From 1708-1717, Bach worked at the castle Wilhelmsburg in Weimar. Though it seems quite isolated in this painting, the castle was actually in town. Bach moved there from Mühlhausen with his wife Maria Barbara. Their first child was born that same year, and Maria Barbara’s older, unmarried sister Friedelena Margaretha joined them a year later, probably to help run the household, and-as far as we know-stayed with the Bach family until her death in 1729 (see my post about the Bach family in Leipzig).
From 1708 to 1714, Bach worked as a chamber musician for the Duke, but also as organist in the beautiful chapel in the castle (the one with the church tower, on the left in painting above). The chapel was called the Himmelsburg for a painting depicting the “opening of the heavens” in the ceiling of the chapel, right above the organ loft. The organ loft was about 65 feet (or 20 meters, or four two-story houses) above the floor of the chapel (!). It was here in Weimar that Bach perfected his organ playing skills and that he started studying Vivaldi’s music and incorporating Italian and French composition styles into his instrumental music.
In 1713 Bach went to advise the city of Halle regarding the building of a new organ, and was informally offered the post of organist there. Upon his return to Weimar, he told the Duke that he was in negotiations with Halle. When he finally received the official offer from the city of Halle, they had added some stipulations which would have been insulting to any good organist, and he rejected the offer. The Halle authorities then got so angry, suggesting that he had led them on all that time, that they wrote to Bach’s employer at Weimar, Duke Wilhelm Ernst, that Bach probably had only applied for the post in Halle so he could get a raise in Weimar. Wilhelm Ernst’s response to this was to not only double Bach’s salary, but also offer him the position of Konzertmeister (leader of the orchestra) and they agreed he would write a church cantata every month.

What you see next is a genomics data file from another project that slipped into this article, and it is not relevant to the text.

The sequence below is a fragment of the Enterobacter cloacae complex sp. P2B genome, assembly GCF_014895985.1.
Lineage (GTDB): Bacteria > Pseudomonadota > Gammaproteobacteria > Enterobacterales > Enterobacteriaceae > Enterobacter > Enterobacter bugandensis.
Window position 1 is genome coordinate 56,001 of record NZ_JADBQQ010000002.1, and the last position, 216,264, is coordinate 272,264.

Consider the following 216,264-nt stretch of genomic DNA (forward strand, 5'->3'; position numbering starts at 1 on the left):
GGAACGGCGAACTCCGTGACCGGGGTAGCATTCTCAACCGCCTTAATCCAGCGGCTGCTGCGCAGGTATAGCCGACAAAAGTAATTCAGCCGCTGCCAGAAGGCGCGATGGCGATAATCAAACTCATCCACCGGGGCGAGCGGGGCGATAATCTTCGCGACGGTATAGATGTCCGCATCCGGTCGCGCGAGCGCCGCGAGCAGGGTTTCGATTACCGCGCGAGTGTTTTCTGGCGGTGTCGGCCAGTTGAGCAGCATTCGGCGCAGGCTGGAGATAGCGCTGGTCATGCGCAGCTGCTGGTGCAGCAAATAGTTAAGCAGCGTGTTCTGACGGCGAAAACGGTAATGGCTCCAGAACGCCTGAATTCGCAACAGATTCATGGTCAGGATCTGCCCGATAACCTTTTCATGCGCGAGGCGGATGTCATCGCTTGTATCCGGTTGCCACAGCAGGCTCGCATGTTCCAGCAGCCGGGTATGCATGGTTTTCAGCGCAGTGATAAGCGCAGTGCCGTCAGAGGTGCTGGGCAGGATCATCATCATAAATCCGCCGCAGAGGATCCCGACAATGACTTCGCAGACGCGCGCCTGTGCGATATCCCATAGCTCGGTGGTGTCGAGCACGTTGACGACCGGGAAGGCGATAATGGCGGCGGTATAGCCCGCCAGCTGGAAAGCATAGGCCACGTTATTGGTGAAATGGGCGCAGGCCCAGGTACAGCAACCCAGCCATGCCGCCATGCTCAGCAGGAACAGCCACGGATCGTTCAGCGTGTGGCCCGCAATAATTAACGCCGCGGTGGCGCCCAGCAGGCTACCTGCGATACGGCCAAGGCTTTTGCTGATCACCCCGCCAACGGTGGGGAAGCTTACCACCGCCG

Whenever these cantatas were performed in the Himmelsburg, all musicians would have to stand in the small organ loft. It was a pretty small space, that only fit 7 singers and 5 instrumentalists. The cantatas performed here must have thus surely been performed one-on-a-part.
A beautiful example of the cantatas written for this space is cantata 182 Himmelskönig, sei wilkommen! (written for March 25, 1714, when Palm Sunday and the feast of the Annunciation fell on the same day). I recommend the recording by Montreal Baroque of this cantata. Listen here on Spotify, or here on YouTube. Their one-on-a-part performance features fabulous singing all around (soprano Monika Mauch, countertenor Matthew White, tenor Charles Daniels, bass Harry van der Kamp). This cantata was repeated a couple of times in Leipzig, but never on Palm Sunday, as the Leipzig rules dictated that no music was performed on that day, it still being within the period of Lent (the 40 days before Easter).
Many of Bach’s Weimar cantatas (for example cantata 21 Ich hatte viel Bekummernis, 18 Gleichwie der Regen und Schnee vom Himmel fällt, and 61 Nun Komm der Heiden Heiland) start with an elaborate instrumental ouverture or sinfonia. This is probably not just because Bach was eager to try out the Italian and French composition styles he had studied, but also for the simple reason that while these cantata openings were being performed, the Duke and his entourage would slowly walk into the chapel and take their seats.
When the post of Kapellmeister (head of the court musical establishment) opened up in 1716, Bach was passed, in favor of an incompetent candidate. Furious, Bach asked to be dismissed. (When in the employment of royalty, one couldn’t just quit). Extremely annoyed with this, Wilhelm Ernst had Bach jailed for four weeks in a fortress before he accepted his dismissal and Bach could move to Köthen.
Wieneke Gorter, March 26, 2016